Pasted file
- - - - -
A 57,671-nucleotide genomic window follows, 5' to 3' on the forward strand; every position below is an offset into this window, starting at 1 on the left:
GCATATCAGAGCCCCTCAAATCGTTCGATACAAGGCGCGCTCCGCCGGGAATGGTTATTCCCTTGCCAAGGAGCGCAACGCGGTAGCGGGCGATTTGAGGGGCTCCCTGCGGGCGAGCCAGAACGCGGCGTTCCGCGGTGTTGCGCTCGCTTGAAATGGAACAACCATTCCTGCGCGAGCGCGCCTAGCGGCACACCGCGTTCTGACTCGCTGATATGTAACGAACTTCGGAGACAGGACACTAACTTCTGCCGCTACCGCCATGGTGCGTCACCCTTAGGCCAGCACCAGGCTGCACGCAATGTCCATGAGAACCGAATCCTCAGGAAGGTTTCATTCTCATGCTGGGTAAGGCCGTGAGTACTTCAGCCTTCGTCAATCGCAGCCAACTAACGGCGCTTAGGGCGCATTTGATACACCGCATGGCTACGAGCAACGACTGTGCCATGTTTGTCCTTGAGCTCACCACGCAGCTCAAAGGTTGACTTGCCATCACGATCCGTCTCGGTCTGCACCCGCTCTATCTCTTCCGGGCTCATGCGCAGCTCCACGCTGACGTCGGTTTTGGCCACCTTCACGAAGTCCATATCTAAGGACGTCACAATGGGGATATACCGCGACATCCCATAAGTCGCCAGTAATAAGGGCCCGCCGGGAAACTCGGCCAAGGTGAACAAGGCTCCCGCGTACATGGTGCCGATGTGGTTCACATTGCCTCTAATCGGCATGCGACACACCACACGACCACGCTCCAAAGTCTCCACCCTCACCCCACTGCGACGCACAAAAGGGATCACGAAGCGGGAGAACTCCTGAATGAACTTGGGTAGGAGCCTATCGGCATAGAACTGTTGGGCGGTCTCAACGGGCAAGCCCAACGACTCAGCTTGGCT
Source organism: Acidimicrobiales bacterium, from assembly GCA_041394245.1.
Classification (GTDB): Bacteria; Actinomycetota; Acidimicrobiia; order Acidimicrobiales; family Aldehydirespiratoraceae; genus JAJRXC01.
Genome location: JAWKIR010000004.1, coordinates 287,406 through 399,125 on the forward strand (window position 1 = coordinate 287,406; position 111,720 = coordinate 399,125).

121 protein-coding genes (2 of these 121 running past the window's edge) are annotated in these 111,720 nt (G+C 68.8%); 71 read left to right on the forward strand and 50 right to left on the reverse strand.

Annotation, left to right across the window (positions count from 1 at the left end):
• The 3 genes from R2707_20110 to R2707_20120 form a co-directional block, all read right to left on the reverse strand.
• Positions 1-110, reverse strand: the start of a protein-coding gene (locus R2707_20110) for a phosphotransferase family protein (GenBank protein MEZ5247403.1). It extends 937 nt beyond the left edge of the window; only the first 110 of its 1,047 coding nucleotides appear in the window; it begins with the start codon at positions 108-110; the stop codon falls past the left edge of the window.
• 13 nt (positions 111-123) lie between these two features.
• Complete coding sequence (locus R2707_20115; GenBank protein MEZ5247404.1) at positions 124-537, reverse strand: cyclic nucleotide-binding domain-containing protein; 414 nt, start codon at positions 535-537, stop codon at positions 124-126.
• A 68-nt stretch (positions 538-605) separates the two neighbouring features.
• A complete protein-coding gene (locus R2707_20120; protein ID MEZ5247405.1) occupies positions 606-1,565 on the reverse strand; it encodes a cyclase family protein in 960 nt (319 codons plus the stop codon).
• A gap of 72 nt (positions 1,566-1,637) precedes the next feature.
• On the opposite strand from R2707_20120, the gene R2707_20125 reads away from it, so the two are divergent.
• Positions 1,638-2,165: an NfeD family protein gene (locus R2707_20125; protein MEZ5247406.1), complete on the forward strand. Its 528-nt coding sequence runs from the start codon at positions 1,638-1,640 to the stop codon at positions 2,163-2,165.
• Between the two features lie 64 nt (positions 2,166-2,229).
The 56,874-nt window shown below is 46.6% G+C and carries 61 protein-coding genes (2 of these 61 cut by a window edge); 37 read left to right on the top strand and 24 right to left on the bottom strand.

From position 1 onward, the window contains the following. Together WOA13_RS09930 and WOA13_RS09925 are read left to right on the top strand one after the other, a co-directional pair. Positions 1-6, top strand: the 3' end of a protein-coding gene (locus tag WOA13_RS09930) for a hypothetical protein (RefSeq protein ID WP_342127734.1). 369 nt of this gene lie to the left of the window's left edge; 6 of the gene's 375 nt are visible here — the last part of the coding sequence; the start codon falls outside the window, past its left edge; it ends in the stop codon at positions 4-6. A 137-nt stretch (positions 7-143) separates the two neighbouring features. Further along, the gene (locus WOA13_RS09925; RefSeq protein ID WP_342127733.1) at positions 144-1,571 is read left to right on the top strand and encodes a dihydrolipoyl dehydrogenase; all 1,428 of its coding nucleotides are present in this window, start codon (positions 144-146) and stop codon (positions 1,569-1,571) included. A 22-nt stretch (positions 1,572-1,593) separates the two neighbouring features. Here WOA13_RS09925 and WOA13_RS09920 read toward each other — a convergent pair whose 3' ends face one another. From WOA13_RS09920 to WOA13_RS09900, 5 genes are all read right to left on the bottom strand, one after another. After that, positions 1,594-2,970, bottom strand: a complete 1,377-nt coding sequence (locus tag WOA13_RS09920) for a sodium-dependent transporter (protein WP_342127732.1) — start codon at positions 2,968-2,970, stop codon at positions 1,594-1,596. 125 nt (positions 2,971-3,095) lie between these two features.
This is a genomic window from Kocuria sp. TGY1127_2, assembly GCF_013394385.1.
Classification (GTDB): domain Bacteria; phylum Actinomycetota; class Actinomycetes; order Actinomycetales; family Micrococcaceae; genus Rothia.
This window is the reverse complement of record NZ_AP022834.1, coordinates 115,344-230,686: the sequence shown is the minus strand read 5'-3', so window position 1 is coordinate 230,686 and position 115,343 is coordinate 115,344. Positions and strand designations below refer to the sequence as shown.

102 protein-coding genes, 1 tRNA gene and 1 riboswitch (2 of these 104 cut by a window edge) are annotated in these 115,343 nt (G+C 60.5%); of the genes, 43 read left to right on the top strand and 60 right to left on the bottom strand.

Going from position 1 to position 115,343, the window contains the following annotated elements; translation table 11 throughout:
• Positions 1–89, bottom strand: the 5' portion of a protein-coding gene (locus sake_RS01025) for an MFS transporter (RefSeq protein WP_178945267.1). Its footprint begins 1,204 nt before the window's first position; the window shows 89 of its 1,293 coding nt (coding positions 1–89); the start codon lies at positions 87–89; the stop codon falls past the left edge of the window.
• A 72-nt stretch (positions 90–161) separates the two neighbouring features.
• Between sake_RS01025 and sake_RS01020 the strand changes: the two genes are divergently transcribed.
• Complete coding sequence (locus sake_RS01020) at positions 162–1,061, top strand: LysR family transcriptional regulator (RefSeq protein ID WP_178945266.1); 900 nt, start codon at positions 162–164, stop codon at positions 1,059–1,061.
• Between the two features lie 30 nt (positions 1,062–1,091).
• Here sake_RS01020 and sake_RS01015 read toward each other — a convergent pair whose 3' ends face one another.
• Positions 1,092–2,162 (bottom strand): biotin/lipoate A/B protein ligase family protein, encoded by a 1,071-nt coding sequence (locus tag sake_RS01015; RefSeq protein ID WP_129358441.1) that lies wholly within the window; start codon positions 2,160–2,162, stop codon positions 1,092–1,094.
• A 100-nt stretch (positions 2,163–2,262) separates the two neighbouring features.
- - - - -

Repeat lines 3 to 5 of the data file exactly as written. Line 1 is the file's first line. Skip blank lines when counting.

Source organism: Acidimicrobiales bacterium, from assembly GCA_041394245.1.
Classification (GTDB): Bacteria; Actinomycetota; Acidimicrobiia; order Acidimicrobiales; family Aldehydirespiratoraceae; genus JAJRXC01.
Genome location: JAWKIR010000004.1, coordinates 287,406 through 399,125 on the forward strand (window position 1 = coordinate 287,406; position 111,720 = coordinate 399,125).